Jharkhand gangrape grim warning of how tribal tradition of Pathalgadi is being hijacked to incite anti-State sentiments
Five women of an NGO, who were campaigning against human trafficking, were abducted and raped in Jharkhand last week.
The abduction and rape of five women from an NGO allegedly by Maoists in Jharkhand sent shock waves through the country and introduced India to the little-known term, "Pathalgadi".
Pathalgadi is a tradition followed in the tribal villages of united Bihar — now Jharkhand, too — of inscribing on stone important messages for the community on cultural traditions, deaths, village boundaries, etc. It was a perfectly peaceful and legal practice around since before the advent of the British in India.
However, politicians, Maoists, a few political parties, urban Naxalites and the Church have manipulated and turned the innocent Pathalgadi into a divisive, extremist, violent, illegal and unlawful movement called political Pathalgadi.
Maoist sympathiser BD Sharma — a retired IAS officer who died in 2015 — began the political Pathalgadi movement in 1992, along with Bandi Oraon and PNS Surin in what is now Jharkhand (see Editor's Note below). Today, the carvings on stones under political Pathalgadi seek to stir up trouble by provoking tribals against the state. Outsiders, including government officials and security agencies, are warned to not enter villages. Unwelcome visitors are dealt with brutally, made clear by the rape of the five women from Asha Kiran.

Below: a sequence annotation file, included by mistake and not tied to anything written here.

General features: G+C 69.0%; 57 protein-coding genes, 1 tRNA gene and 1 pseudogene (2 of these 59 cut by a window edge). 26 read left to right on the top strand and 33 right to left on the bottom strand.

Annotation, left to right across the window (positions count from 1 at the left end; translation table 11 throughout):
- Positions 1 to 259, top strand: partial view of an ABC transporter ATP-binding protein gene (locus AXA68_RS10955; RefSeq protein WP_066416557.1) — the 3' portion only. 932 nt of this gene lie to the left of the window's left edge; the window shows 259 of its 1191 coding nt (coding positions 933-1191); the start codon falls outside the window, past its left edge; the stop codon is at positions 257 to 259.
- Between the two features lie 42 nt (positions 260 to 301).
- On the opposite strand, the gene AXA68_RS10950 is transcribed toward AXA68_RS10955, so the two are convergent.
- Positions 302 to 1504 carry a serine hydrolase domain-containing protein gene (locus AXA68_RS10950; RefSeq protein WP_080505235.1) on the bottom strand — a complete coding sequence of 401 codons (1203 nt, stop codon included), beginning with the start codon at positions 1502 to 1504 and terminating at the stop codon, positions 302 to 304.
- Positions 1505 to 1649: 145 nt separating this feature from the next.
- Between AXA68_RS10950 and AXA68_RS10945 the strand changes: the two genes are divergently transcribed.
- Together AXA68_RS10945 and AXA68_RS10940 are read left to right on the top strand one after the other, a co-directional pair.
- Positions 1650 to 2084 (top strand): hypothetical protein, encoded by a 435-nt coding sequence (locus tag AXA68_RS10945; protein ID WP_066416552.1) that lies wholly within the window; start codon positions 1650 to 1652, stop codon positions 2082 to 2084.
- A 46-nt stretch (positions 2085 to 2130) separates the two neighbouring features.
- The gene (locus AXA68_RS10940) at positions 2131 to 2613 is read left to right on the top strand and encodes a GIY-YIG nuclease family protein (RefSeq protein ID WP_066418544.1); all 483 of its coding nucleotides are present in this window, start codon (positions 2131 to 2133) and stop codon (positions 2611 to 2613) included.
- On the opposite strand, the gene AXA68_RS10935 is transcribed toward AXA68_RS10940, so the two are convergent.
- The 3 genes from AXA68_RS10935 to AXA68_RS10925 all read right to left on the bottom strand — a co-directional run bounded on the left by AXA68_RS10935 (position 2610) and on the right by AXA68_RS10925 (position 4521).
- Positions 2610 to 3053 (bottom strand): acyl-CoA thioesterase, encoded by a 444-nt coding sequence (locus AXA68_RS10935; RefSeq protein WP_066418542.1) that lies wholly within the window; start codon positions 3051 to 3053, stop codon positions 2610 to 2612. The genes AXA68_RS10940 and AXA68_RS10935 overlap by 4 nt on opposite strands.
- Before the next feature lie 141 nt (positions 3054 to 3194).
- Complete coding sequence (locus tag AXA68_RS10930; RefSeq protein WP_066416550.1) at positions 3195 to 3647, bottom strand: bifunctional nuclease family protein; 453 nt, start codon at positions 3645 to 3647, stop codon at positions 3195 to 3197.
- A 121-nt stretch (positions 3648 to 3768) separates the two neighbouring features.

The situation is serious in Jharkhand, where a number of districts have felt the effects of political Pathalgadi. Those propagating it are deliberately misinterpreting the Constitution and rulings of the Supreme Court to suit their agenda. Here are a few examples:
1. In 2017, Pathalgadi was used to stop a Korean automobile project in Jharkhand.
2. In February, tribal villagers took hostage 25 security personnel returning from anti-Naxalite operations.
3. Tribals held police and government officials hostage in August 2017 in Kanki Siladon.
3. Last week, tribals abducted three guards of BJP MP Karia Munda in retaliation to the massive search operations the police had launched to nab the rapists of the five NGO women.
Political Pathalgadi spread to Chhattisgarh in April, when former ONGC employee Joseph Tigga and retired IAS officer HP Kindo started the Pathalgadi movement in Bachhraon village of East Jashpur district. After the arrest of the two activists, the Sarv Adivasi Samaj and two of its patrons — Sohan Potai and Arvind Netam — spearheaded the movement in Chhattisgarh.
Interestingly, Netam, on the insistence of Congress President Rahul Gandhi, joined the party on 17 May at a rally in Surguja district. This is yet another example in the long list of the Congress supporting divisive, extremist and anti-India forces. The launch of a private bank and private currency by the Sarv Adivasi Samaj with Netam's help leaves no doubt about the agenda of political Pathalgadi.
Here are some examples of Pathalgadi in Chhattisgarh:
1. Voter and Aadhaar cards are anti-tribal.